Russell T Davies’s It’s a Sin is about the Aids crisis – and much more

However sad and serious this series is, and however political, Davies has his eye on youth and love, too. 

 

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It is 1981, the year Britain will have its first reported case of Aids, and in a gentleman’s outfitters on Savile Row, a young Welshman called Colin (Callum Scott Howells) is invited into a backroom by his manager Mr Hart (Nicholas Blane). Having muttered something preposterous about cotton fibres – how they get under the skin! – Mr Hart instructs Colin to give himself a full flannel wash as he looks on. Colin, who has a face like a choirboy and a tie the colour of a rusty Cortina, is somewhat nonplussed by this. But what can he do? He’s new. This man is his boss. Slowly, trepidatiously, he unbuttons his shirt. The frantic soaping only ends when they’re interrupted by Colin’s older, more experienced colleague Henry (Neil Patrick Harris).

Ah, the closet. These days, thank God, it’s more of a wobbly Ikea number, easy to dismantle, than the Victorian tallboy of old. Still, you have to admit its mahogany depths have their uses in storytelling. If Russell T Davies’s new drama, It’s a Sin (22 January, 9pm), makes no bones about the corrosive nature of shame, it nevertheless has a certain amount of fun with the way the closet door is apt, on occasion, suddenly to burst open. The desires of the married, ageing Mr Hart, which crouch inside him unseen as his customers come and go, are both so appalling to him and so uncontainable, they emerge only in the maddest guise: as a seeming compulsion to rid this innocent young man of an invisible enemy.

You could say this scene works as a metaphor, given that It’s a Sin is about Aids, and the hateful prejudices it stoked. But to be honest, I’d rather enjoy it for its own sake. The deployment of the bizarre and the gratuitous is one of the things that separates good drama from bad – and besides, however sad and serious this series is, and however political, Davies has his eye on other stuff, too. To be young is to be young. To be in love is to be in love. Sex is about to start killing people, but this doesn’t mean it isn’t joyful. The first episode is basically a long party punctuated with careful phone calls to oblivious parents and, in one case, a trip home to the Isle of Wight, where student Ritchie (Olly Alexander, the frontman of the band Years & Years) finally admits to his parents that… no, he doesn’t want to be a solicitor after all.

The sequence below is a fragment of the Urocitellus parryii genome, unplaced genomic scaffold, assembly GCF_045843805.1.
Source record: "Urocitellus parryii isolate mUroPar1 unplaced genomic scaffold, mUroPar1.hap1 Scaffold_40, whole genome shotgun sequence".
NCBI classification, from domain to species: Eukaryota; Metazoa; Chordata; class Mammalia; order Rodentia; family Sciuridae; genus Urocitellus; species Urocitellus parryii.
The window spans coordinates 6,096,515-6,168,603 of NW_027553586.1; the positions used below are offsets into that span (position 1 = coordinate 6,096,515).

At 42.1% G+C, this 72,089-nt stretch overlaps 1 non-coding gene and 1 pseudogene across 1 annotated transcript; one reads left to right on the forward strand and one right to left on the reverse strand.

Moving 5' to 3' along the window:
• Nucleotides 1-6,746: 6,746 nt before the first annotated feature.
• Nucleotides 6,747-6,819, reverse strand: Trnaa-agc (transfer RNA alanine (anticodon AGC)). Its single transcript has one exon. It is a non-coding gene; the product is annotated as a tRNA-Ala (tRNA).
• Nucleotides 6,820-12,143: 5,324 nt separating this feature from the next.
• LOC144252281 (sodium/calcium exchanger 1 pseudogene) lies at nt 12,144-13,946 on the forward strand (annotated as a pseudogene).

[see also: My grandad devoted his career to learning the lessons of Aids. Now we risk forgetting them]

Colin’s new housemates are (more or less) out, while he’s just emerging. Ritchie hopes to be an actor, and in the meantime to sleep with as many gorgeous boys as possible. Roscoe (Omari Douglas) has fled his religious family (“Father, he has fallen into the pit of sodomy!”) and wants to make lots of money in what we now call the night-time economy. All three are adorable. Their youth burns so brightly against the backdrop of dreary early Eighties London, where people still smoke on the top deck of the bus and phone calls are taken in the hall (and only after 6pm, please). It goes without saying that the pandemic makes It’s a Sin, which Davies finished before anyone had even heard of Covid-19, seem painfully resonant (and chastening, for those inclined to compare and contrast). But I must be honest: it’s only thanks to the energy and youthful tenderness of Richie & Co that my heart can bear seeing the nurses in PPE, the gurneys, the sight of Henry in his hospital bed, thin as grass, crying for his lover Juan Pablo (Tatsu Carvalho). I’m dreading what’s coming next.

But you don’t want my weepiness, and perhaps we’ll be lifted up in the end. Davies’s writing, warm and human, is so attentive to the absurd, and his best characters come with an indomitability that always makes me think of Dickens (and Coronation Street). There is, in this sense, hope – in the lachrymosity stakes, I mean. “Of course we haven’t got a fucking parrot!” Henry says to Colin, during a discussion about whether the “flu” that has sent Juan Pablo to hospital might have come from birds. In his irritation is all of his fear, but you can hear courage there, too; a certain indignation. He’s been out half his life. Bravery comes as easily to him at this point as guessing a new customer’s inside leg. 

It’s a Sin 
Channel 4

[see also: Why The Young Offenders, with its daft jokes and japes, is the perfect lockdown watch]

Rachel Cooke trained as a reporter on The Sunday Times. She is now a writer at The Observer. In the 2006 British Press Awards, she was named Interviewer of the Year.

This article appears in the 22 January 2021 issue of the New Statesman, Biden's Burden

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